BACKGROUND: No prospective trial-based data are available for incremental cost-effectiveness of drug-eluting stents (DES) compared with bare-metal stents (BMS) in unselected patients, as treated in everyday practice. METHODS: The Basel stent cost-effectiveness trial (BASKET) included 826 consecutive patients treated with angioplasty and stenting for 1281 de-novo lesions, irrespective of indication for angioplasty. Patients were randomised to one of two DES (Cypher, n=264; Taxus, n=281) or to a cobalt-chromium-based BMS (Vision, n=281) and followed up for 6 months for occurrence of major adverse cardiac events and costs. Analysis was by intention-to-treat. The primary endpoint was cost-effectiveness after 6 months, with effectiveness defined as reduction of major adverse cardiac events. FINDINGS: Cardiac death, myocardial infarction, or target vessel revascularisation occurred in 39 of 544 (7.2%) patients with DES and 34 of 280 (12.1%) with BMS (odds ratio 0.56, 95% CI 0.35-0.91; p=0.02), without significant differences between the two DES. Total costs at 6 months were higher with DES (mean 10,544, SD 6849) than with BMS (9639, 9067; p<0.0001); higher stent costs of DES were not compensated for by lower follow-up costs. Incremental cost-effectiveness ratio of DES compared with BMS to avoid one major event was 18,311, and costs per quality-adjusted life-year gained were more than 50 000. Subgroup analyses showed that DES were more cost-effective for elderly patients in specific high-risk groups. INTERPRETATION: In a real-world setting, use of DES in all patients is less cost effective than in studies with selected patients. Use of these stents could be restricted to patients in high-risk groups.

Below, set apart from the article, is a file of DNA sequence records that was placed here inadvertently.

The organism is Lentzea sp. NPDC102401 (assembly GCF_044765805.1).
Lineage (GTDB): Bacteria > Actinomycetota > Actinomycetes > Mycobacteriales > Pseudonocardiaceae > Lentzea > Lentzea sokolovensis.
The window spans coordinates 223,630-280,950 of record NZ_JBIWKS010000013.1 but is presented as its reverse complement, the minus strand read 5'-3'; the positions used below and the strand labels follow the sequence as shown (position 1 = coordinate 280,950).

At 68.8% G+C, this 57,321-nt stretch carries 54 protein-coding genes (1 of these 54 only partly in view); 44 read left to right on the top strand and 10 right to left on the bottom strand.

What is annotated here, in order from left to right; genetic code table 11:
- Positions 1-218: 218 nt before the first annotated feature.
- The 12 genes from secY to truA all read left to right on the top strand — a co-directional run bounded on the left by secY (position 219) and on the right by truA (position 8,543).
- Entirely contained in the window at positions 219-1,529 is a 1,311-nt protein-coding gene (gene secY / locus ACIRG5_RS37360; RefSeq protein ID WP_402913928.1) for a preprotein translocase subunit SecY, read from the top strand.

(shows median if more than one score was entered)
|Elig.||Recr.||Setting||Org. Int.||Flex. Del.||Flex. Adherence||Follow-Up||Prim. Out.||Prim. An.|